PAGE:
Melting ice reveals mummified penguins in Antarctica

By Matt Kaplan

In January 2016, Steven Emslie was finishing a season of studying penguin colonies living near Zucchelli Station, an Italian base in Antarctica. With the austral summer quickly coming to a close and all planned work completed, Emslie, an ornithologist at the University of North Carolina, Wilmington, did what any good scientist would do with a few extra days in the Antarctic: He went exploring.

He had heard rumors of penguin guano on a rocky cape along the Scott Coast but knew of no active colonies there.

Emslie immediately knew he had stumbled upon something intriguing when he arrived. “There were pebbles everywhere,” he recalled.

While pebbles are an everyday find on other continents, it is rare to spot them in abundance on dry land in Antarctica. A key exception is found in Adélie penguin colonies, as the birds collect the small stones from the beaches to build their nests.

Then Emslie saw the guano. Then he found the penguin corpses.

With feathers still intact and flesh having barely decayed, Emslie was stunned.

He collected some remains and took them back for carbon-dating analysis to work out when the birds had died.

With dates of death that ranged from 800 to 5,000 years ago, Emslie immediately realized that the guano, feathers, bones and pebbles had all been locked in place under layers of ice for centuries and that the “freshly dead” penguins were in fact recently defrosted mummies that had been swallowed by advancing snow fields long ago.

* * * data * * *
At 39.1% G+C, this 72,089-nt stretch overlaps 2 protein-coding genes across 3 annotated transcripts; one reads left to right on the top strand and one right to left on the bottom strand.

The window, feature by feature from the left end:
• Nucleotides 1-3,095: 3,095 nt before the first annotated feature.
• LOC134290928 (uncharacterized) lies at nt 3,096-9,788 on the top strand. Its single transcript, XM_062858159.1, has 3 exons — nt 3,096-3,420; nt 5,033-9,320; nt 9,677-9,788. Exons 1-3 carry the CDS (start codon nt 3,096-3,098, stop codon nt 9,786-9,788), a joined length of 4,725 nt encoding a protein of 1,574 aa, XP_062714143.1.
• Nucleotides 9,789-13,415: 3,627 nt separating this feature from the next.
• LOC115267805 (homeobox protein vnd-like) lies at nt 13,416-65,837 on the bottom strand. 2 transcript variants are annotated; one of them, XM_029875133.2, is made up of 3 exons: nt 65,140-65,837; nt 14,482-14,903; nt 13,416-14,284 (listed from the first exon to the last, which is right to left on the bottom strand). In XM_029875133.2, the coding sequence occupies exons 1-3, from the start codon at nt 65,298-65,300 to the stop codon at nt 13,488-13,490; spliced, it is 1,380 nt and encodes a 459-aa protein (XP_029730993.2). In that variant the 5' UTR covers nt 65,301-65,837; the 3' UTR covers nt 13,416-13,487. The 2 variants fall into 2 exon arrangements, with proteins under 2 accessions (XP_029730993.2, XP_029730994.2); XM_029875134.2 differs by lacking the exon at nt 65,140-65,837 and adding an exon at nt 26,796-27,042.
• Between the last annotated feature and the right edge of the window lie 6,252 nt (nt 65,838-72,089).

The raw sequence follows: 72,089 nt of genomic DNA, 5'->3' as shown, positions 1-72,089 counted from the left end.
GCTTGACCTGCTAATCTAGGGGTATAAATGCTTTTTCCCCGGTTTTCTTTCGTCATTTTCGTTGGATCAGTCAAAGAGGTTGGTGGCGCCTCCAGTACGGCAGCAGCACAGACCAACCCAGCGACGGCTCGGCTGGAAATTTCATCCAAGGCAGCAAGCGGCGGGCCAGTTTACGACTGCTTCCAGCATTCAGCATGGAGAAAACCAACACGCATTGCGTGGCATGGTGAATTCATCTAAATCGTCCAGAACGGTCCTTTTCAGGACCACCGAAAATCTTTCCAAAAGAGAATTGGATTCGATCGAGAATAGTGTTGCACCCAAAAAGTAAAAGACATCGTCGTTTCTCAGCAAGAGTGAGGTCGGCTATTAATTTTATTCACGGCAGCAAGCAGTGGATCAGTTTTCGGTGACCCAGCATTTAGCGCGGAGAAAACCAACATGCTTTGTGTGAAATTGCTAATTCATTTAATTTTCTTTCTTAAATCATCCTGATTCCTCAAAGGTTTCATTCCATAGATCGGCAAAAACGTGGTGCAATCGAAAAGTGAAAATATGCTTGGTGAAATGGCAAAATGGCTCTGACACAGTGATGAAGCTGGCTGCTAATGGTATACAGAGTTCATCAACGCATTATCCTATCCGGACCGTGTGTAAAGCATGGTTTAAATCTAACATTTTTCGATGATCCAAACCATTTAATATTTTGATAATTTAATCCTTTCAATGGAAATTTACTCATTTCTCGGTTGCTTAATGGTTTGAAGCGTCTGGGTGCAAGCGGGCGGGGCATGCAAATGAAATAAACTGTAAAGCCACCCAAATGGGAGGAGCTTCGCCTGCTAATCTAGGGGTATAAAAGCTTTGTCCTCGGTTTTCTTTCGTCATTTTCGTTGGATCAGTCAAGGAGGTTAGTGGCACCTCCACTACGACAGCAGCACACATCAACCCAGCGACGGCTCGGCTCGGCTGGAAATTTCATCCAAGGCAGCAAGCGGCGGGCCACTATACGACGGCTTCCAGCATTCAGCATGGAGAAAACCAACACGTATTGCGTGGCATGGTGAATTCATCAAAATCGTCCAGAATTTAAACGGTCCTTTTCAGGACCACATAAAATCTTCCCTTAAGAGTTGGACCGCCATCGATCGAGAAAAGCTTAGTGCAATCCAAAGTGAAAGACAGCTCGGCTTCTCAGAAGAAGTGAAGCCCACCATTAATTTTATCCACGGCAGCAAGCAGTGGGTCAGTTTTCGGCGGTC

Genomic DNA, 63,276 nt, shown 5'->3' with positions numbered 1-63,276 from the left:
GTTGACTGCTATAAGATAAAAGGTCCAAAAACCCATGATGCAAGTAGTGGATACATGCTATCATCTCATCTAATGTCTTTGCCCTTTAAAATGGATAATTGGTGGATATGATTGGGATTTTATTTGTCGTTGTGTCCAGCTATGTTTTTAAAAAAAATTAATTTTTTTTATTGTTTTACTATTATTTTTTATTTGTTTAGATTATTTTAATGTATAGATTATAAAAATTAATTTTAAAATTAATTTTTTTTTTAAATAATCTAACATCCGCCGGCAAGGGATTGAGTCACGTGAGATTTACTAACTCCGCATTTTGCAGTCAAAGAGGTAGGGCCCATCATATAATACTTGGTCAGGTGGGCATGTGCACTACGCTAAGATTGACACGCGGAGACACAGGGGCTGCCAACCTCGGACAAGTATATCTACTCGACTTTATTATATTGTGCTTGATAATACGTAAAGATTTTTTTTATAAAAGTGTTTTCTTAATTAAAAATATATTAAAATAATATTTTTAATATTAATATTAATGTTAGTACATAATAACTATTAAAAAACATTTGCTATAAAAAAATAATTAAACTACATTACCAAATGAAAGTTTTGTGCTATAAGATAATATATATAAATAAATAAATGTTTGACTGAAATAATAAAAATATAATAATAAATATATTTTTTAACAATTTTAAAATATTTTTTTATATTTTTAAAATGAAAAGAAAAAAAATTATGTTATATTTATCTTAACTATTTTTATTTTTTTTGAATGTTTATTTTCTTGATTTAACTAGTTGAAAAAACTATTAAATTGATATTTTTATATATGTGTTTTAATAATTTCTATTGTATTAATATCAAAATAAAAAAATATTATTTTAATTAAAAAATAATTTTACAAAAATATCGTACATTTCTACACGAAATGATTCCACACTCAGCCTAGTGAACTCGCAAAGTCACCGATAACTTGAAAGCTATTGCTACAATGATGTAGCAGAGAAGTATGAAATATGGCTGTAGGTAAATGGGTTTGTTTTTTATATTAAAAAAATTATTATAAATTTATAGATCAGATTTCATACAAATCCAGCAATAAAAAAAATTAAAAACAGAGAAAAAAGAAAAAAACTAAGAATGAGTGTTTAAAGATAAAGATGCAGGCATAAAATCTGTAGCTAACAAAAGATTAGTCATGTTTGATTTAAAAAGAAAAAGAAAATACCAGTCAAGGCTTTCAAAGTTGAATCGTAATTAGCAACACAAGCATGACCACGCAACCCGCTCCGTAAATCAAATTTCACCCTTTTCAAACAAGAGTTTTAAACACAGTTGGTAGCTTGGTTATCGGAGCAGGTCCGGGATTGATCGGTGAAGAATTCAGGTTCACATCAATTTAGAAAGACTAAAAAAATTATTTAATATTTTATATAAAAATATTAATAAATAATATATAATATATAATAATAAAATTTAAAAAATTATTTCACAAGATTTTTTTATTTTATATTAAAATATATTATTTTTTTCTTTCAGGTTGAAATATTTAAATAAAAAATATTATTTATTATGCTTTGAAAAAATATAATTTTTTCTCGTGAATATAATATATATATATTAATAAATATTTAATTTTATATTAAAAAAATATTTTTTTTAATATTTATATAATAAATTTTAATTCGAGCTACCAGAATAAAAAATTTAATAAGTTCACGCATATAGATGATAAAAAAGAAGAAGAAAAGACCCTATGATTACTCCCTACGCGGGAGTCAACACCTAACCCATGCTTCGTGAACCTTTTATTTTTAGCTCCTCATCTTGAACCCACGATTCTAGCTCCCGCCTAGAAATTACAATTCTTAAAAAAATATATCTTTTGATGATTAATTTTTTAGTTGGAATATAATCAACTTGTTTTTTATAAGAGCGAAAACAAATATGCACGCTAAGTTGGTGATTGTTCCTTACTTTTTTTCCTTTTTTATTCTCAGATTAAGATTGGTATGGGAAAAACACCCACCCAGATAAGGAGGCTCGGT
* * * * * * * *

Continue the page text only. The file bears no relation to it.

Emslie speculates in the journal Geology, where he reported his findings in mid-September, that cooling temperatures drove a type of sea ice to form along the coast that persisted well into summer months. Known as “fast ice” because it “fastens” to the coastline, this sea ice makes it very difficult for penguins to gain access to beaches and prevents them from colonizing places where it occurs.

He said he thought the ice forced the colony to be abandoned but also suggested that warming temperatures might change things in the years ahead.

With Antarctic ice melting and sea levels rising, established penguin colonies are being forced to disperse to new places. Emslie suggests that the penguins could then return to sites like this one.

“They need pebbles for their nests, so they are going to find all the pebbles that are already on the land at this site very attractive,” he said.

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